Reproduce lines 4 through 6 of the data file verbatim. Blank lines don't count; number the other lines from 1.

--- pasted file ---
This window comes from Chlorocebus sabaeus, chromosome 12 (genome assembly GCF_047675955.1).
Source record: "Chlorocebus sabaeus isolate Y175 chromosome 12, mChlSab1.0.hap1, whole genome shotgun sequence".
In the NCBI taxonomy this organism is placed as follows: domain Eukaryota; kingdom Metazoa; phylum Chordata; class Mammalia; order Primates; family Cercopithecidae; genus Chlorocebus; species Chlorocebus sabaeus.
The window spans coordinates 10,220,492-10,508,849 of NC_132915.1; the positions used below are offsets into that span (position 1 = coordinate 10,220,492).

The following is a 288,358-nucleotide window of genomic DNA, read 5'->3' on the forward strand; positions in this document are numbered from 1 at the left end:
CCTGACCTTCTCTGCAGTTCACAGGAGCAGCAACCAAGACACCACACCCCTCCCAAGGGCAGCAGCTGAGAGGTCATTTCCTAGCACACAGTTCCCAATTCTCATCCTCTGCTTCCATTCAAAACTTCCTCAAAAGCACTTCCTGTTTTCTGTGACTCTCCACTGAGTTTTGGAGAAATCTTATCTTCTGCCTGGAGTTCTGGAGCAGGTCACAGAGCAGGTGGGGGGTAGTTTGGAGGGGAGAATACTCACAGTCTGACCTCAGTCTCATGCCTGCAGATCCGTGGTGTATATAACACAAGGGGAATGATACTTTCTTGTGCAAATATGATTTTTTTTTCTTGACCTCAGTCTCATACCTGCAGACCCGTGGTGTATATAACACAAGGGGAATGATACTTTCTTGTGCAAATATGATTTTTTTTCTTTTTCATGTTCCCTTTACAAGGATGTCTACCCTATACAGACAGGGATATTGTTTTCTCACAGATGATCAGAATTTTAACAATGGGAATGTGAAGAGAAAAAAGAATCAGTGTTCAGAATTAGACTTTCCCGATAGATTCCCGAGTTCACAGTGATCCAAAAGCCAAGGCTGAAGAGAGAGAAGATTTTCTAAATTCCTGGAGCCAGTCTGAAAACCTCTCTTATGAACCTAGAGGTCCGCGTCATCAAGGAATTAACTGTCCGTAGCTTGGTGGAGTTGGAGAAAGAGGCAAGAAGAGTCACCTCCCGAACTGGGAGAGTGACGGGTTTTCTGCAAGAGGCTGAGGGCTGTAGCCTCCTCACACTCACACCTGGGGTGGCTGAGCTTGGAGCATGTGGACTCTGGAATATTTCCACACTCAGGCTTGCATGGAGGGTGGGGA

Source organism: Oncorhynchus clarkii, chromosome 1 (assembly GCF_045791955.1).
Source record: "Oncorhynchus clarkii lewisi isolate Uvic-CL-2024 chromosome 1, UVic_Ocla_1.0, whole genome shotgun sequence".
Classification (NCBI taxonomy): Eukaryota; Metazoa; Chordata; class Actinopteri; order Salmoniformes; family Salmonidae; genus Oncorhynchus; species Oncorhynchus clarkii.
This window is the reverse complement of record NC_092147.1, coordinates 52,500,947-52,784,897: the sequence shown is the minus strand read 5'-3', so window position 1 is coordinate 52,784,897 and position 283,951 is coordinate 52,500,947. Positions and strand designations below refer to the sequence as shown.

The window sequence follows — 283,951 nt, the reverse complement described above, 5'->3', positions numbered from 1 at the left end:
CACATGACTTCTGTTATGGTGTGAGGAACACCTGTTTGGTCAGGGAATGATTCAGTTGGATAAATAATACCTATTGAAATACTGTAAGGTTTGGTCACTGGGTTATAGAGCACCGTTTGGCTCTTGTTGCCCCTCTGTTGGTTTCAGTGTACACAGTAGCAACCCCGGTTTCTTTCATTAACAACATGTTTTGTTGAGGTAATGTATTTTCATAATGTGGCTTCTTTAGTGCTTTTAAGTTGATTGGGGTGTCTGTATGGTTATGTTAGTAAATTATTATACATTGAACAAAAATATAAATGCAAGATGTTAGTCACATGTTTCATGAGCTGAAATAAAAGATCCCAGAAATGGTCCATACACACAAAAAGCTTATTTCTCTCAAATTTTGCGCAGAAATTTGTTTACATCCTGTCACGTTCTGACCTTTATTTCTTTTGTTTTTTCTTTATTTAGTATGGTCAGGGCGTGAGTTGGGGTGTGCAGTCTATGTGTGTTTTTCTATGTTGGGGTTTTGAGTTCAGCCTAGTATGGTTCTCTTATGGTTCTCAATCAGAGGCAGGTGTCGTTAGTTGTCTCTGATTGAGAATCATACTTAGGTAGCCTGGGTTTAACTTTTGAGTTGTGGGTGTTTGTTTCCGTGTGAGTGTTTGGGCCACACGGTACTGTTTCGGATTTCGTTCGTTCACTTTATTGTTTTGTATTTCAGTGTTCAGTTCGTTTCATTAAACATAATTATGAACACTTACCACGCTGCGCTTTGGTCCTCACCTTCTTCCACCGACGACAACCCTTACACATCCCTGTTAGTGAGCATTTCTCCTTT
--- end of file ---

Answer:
The window spans coordinates 10,220,492-10,508,849 of NC_132915.1; the positions used below are offsets into that span (position 1 = coordinate 10,220,492).

The following is a 288,358-nucleotide window of genomic DNA, read 5'->3' on the forward strand; positions in this document are numbered from 1 at the left end:
CCTGACCTTCTCTGCAGTTCACAGGAGCAGCAACCAAGACACCACACCCCTCCCAAGGGCAGCAGCTGAGAGGTCATTTCCTAGCACACAGTTCCCAATTCTCATCCTCTGCTTCCATTCAAAACTTCCTCAAAAGCACTTCCTGTTTTCTGTGACTCTCCACTGAGTTTTGGAGAAATCTTATCTTCTGCCTGGAGTTCTGGAGCAGGTCACAGAGCAGGTGGGGGGTAGTTTGGAGGGGAGAATACTCACAGTCTGACCTCAGTCTCATGCCTGCAGATCCGTGGTGTATATAACACAAGGGGAATGATACTTTCTTGTGCAAATATGATTTTTTTTTCTTGACCTCAGTCTCATACCTGCAGACCCGTGGTGTATATAACACAAGGGGAATGATACTTTCTTGTGCAAATATGATTTTTTTTCTTTTTCATGTTCCCTTTACAAGGATGTCTACCCTATACAGACAGGGATATTGTTTTCTCACAGATGATCAGAATTTTAACAATGGGAATGTGAAGAGAAAAAAGAATCAGTGTTCAGAATTAGACTTTCCCGATAGATTCCCGAGTTCACAGTGATCCAAAAGCCAAGGCTGAAGAGAGAGAAGATTTTCTAAATTCCTGGAGCCAGTCTGAAAACCTCTCTTATGAACCTAGAGGTCCGCGTCATCAAGGAATTAACTGTCCGTAGCTTGGTGGAGTTGGAGAAAGAGGCAAGAAGAGTCACCTCCCGAACTGGGAGAGTGACGGGTTTTCTGCAAGAGGCTGAGGGCTGTAGCCTCCTCACACTCACACCTGGGGTGGCTGAGCTTGGAGCATGTGGACTCTGGAATATTTCCACACTCAGGCTTGCATGGAGGGTGGGGA